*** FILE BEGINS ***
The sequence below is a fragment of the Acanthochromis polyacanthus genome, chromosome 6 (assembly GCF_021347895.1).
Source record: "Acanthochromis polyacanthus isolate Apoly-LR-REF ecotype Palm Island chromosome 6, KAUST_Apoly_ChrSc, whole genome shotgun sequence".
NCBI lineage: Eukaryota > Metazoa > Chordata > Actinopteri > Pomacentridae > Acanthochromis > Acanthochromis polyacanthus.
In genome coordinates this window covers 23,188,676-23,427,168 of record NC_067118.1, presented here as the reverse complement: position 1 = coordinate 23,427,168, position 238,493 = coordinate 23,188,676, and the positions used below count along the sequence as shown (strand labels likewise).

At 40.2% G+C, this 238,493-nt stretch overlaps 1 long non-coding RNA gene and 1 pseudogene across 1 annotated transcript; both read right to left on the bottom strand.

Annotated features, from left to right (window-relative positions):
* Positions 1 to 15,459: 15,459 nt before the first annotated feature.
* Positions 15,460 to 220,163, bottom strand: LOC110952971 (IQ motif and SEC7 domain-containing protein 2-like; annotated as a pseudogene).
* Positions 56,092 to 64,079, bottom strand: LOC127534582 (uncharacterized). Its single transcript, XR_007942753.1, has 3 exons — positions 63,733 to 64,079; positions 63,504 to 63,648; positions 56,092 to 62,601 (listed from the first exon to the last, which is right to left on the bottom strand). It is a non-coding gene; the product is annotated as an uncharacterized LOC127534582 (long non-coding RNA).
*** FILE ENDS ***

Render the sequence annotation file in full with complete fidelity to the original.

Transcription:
The sequence below is a fragment of the Acanthochromis polyacanthus genome, chromosome 6 (assembly GCF_021347895.1).
Source record: "Acanthochromis polyacanthus isolate Apoly-LR-REF ecotype Palm Island chromosome 6, KAUST_Apoly_ChrSc, whole genome shotgun sequence".
NCBI lineage: Eukaryota > Metazoa > Chordata > Actinopteri > Pomacentridae > Acanthochromis > Acanthochromis polyacanthus.
In genome coordinates this window covers 23,188,676-23,427,168 of record NC_067118.1, presented here as the reverse complement: position 1 = coordinate 23,427,168, position 238,493 = coordinate 23,188,676, and the positions used below count along the sequence as shown (strand labels likewise).

At 40.2% G+C, this 238,493-nt stretch overlaps 1 long non-coding RNA gene and 1 pseudogene across 1 annotated transcript; both read right to left on the bottom strand.

Annotated features, from left to right (window-relative positions):
* Positions 1 to 15,459: 15,459 nt before the first annotated feature.
* Positions 15,460 to 220,163, bottom strand: LOC110952971 (IQ motif and SEC7 domain-containing protein 2-like; annotated as a pseudogene).
* Positions 56,092 to 64,079, bottom strand: LOC127534582 (uncharacterized). Its single transcript, XR_007942753.1, has 3 exons — positions 63,733 to 64,079; positions 63,504 to 63,648; positions 56,092 to 62,601 (listed from the first exon to the last, which is right to left on the bottom strand). It is a non-coding gene; the product is annotated as an uncharacterized LOC127534582 (long non-coding RNA).